The Decision Notice informed the public that "[o]rganizations or members of the general public may appeal this decision pursuant to 36 CFR 217." Id. The plaintiffs, three organizations concerned with the protection of Mt. Hood's natural resources, filed administrative appeals.

Mt. Hood Meadows was scheduled to begin construction of the Gulch Chairlift in early June. On June 3, 1992, the plaintiffs filed this action against the defendants, alleging that the decision of the defendants to approve construction of the Gulch Chairlift violates the National Environmental Policy Act, 42 U.S.C. §§ 4321 et seq., and the National Forest Management Act, 16 U.S.C. §§ 1600 et seq. The plaintiffs sought a preliminary injunction enjoining the defendants from contracting for, permitting, approving or carrying out construction of the approved Gulch Chairlift prior to the completion of an EIS. On June 18, 1992, this court issued an opinion and order in which it concluded that a preliminary injunction was not proper because the plaintiffs had not shown that they were likely to prevail on their claim that the decision of the District Ranger made on May 14, 1992 that an EIS is not needed was arbitrary or capricious and that the balance of hardships did not favor the plaintiffs.


The plaintiffs contend that the construction of the Gulch Chairlift will affect the environment in a significant manner and to *108 a significant extent not considered in the FEIS prepared in 1978; that the District Ranger violated the terms of the National Environmental Policy Act by failing to prepare an EIS in which the cumulative effects of the Gulch Chairlift, as well as the other proposals for the development of the new Master Plan currently being analyzed, are considered; and that the District Ranger is required to consider the Gulch Chairlift and the other proposed projects for the development of the Mt. Hood Meadows ski area in a new EIS.

The plaintiffs contend that the impacts of the construction of the Gulch Chairlift on biodiversity and the functioning of the ecosystem received little attention generally in 1978, and none in the 1978 FEIS. The plaintiffs contend that the Gulch Chairlift EA and the 1978 FEIS upon which the Gulch Chairlift EA is dependent fail to adequately address the importance of biodiversity to the functioning of the ecosystem. The plaintiffs contend that alpine plant communities represent extremely important reservoirs of biological diversity and that the Forest Service has not adequately considered the effects of the loss of these alpine plant communities or the cumulative effects of the loss of these alpine plant communities when added to the significant past development of the area. The plaintiffs specifically rely upon the letter of Forest Service Ecologist Nancy Diaz to support their claim that the Forest Service has not adequately considered the effects of further loss of alpine plant communities.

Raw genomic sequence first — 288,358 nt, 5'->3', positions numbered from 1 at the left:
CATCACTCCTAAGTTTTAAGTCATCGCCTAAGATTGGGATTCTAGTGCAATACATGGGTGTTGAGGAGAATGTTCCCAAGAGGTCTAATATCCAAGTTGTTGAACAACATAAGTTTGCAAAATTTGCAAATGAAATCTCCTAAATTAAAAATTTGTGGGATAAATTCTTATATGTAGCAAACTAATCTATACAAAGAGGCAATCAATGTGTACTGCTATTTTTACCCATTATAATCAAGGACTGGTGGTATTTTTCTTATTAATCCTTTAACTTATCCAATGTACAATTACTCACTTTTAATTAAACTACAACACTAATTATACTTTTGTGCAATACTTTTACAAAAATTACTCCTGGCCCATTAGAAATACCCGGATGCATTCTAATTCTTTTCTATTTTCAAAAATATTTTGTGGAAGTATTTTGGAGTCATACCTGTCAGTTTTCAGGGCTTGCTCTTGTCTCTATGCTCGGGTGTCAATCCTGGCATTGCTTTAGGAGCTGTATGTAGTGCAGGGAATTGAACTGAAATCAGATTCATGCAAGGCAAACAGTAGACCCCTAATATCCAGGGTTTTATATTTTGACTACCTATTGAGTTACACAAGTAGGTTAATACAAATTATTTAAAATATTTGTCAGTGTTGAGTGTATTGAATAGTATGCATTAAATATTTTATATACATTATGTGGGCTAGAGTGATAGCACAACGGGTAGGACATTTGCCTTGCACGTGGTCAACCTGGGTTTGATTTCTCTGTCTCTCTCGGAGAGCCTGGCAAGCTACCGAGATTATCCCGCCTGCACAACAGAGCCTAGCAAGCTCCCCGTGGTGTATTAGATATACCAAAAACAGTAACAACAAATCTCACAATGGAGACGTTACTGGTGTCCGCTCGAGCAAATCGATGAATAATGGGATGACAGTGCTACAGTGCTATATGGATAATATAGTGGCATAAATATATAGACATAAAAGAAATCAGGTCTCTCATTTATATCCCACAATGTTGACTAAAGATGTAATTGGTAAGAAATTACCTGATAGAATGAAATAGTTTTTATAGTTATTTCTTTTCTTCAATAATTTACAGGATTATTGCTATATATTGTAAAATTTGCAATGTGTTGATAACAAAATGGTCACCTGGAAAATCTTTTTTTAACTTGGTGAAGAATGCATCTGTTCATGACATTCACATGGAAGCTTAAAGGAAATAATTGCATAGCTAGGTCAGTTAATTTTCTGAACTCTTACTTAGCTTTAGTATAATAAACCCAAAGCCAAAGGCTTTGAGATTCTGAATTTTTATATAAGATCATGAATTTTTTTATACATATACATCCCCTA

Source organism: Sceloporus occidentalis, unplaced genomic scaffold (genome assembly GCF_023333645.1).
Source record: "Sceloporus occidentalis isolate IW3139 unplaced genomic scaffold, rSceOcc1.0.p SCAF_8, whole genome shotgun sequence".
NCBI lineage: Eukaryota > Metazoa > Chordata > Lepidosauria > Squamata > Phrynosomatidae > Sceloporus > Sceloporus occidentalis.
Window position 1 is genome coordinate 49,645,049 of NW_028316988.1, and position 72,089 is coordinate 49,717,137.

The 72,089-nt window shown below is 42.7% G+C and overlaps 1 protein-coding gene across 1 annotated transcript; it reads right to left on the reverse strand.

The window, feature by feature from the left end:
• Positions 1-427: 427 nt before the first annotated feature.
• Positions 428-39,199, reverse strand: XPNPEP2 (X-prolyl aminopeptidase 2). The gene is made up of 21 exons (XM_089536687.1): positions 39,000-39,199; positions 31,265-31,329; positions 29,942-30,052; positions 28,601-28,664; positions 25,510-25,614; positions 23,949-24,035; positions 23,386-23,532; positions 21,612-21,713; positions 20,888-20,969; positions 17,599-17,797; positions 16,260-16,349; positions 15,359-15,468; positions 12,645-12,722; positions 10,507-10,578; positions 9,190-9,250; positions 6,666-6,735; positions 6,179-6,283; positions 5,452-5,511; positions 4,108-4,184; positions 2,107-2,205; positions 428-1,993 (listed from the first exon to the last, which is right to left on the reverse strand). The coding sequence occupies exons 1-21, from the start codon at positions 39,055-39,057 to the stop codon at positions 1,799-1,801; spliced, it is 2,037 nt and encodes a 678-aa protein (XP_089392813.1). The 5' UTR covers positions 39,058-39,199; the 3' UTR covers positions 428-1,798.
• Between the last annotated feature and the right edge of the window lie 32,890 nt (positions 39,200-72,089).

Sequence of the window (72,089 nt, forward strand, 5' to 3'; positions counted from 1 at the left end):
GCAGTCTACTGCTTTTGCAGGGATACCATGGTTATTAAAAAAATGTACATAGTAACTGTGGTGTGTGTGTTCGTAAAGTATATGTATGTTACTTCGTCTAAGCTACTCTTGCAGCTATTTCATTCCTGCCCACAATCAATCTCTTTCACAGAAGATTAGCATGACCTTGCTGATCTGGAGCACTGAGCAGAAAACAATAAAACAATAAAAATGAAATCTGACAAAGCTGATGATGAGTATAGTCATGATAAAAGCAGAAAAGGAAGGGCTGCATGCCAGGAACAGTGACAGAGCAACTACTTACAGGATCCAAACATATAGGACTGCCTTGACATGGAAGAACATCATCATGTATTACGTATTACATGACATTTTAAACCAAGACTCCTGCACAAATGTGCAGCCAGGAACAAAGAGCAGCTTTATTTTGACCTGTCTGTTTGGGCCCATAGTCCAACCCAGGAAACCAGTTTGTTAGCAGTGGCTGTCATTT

In the second claim for relief, the plaintiffs contend that the District Ranger has failed to establish compliance with the National Forest Management Act.


The Forest Service and Mt. Hood Meadows contend that the decision of the Forest Service not to prepare an EIS was not arbitrary and capricious and that the defendants are entitled to an order of summary judgment in their favor.

The Forest Service argues that the EA and the finding of "no significant impact" is properly tiered to the 1978 FEIS and the 1991 EIS. The Forest Service argues that the record shows that it took a "hard look" at the environmental consequences of the Gulch Chairlift and reasonably decided that the proposed action would not significantly affect the environment in a manner or to an extent not considered by the 1978 FEIS. The Forest Service contends that the Gulch Chairlift has independent utility, is a standalone project, and can be built without a new Master Plan and EIS.

The Forest Service and Mt. Hood Meadows assert that the impacts on the environment of the construction of the Gulch Chairlift are minimal and do not require any further study. The Forest Service describes the impacts of the construction of the Gulch Chairlift upon water quality and trees cut as adequately addressed. The Forest Service contends that these impacts do not amount to an impact on the quality of the environment that is significantly greater than that predicted in the 1978 FEIS.

In addition, the Forest Service contends that the Gulch Chairlift is consistent with the Forest Plan and does not violate the terms of the National Forest Management Act.


Summary judgment is appropriate where "there is no genuine issue as to any material fact and ... the moving party is entitled to a judgment as a matter of law." Fed. R.Civ.P. 56(c). The initial burden is on the moving party to point out the absence of any genuine issue of material fact.